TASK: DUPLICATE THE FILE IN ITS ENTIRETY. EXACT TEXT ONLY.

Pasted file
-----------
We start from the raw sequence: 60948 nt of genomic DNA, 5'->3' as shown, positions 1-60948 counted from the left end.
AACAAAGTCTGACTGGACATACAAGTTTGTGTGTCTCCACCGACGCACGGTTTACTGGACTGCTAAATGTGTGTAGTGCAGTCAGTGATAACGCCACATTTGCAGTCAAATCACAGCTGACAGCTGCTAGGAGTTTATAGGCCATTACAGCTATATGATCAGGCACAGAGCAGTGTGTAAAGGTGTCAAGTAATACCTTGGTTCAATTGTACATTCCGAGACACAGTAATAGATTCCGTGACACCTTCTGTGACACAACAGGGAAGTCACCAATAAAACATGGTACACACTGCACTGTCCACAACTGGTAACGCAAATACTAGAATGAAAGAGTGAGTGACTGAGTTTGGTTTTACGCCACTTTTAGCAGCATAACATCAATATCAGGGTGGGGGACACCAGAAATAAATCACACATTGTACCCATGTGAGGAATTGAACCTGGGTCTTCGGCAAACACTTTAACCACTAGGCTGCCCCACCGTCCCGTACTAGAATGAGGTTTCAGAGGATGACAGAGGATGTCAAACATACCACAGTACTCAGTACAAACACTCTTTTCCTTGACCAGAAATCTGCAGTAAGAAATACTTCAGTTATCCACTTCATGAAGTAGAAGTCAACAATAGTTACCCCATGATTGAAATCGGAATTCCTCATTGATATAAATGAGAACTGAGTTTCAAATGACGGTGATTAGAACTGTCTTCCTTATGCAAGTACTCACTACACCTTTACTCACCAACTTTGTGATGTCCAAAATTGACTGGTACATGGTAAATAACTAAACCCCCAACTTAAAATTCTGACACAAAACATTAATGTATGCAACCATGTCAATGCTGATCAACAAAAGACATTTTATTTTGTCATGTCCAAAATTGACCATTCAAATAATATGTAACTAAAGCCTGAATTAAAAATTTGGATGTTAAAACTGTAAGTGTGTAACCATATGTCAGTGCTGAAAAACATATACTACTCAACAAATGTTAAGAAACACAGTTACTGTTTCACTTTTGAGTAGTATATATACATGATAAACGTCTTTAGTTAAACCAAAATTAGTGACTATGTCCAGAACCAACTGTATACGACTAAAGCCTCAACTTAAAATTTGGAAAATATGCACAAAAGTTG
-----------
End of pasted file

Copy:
We start from the raw sequence: 60948 nt of genomic DNA, 5'->3' as shown, positions 1-60948 counted from the left end.
AACAAAGTCTGACTGGACATACAAGTTTGTGTGTCTCCACCGACGCACGGTTTACTGGACTGCTAAATGTGTGTAGTGCAGTCAGTGATAACGCCACATTTGCAGTCAAATCACAGCTGACAGCTGCTAGGAGTTTATAGGCCATTACAGCTATATGATCAGGCACAGAGCAGTGTGTAAAGGTGTCAAGTAATACCTTGGTTCAATTGTACATTCCGAGACACAGTAATAGATTCCGTGACACCTTCTGTGACACAACAGGGAAGTCACCAATAAAACATGGTACACACTGCACTGTCCACAACTGGTAACGCAAATACTAGAATGAAAGAGTGAGTGACTGAGTTTGGTTTTACGCCACTTTTAGCAGCATAACATCAATATCAGGGTGGGGGACACCAGAAATAAATCACACATTGTACCCATGTGAGGAATTGAACCTGGGTCTTCGGCAAACACTTTAACCACTAGGCTGCCCCACCGTCCCGTACTAGAATGAGGTTTCAGAGGATGACAGAGGATGTCAAACATACCACAGTACTCAGTACAAACACTCTTTTCCTTGACCAGAAATCTGCAGTAAGAAATACTTCAGTTATCCACTTCATGAAGTAGAAGTCAACAATAGTTACCCCATGATTGAAATCGGAATTCCTCATTGATATAAATGAGAACTGAGTTTCAAATGACGGTGATTAGAACTGTCTTCCTTATGCAAGTACTCACTACACCTTTACTCACCAACTTTGTGATGTCCAAAATTGACTGGTACATGGTAAATAACTAAACCCCCAACTTAAAATTCTGACACAAAACATTAATGTATGCAACCATGTCAATGCTGATCAACAAAAGACATTTTATTTTGTCATGTCCAAAATTGACCATTCAAATAATATGTAACTAAAGCCTGAATTAAAAATTTGGATGTTAAAACTGTAAGTGTGTAACCATATGTCAGTGCTGAAAAACATATACTACTCAACAAATGTTAAGAAACACAGTTACTGTTTCACTTTTGAGTAGTATATATACATGATAAACGTCTTTAGTTAAACCAAAATTAGTGACTATGTCCAGAACCAACTGTATACGACTAAAGCCTCAACTTAAAATTTGGAAAATATGCACAAAAGTTG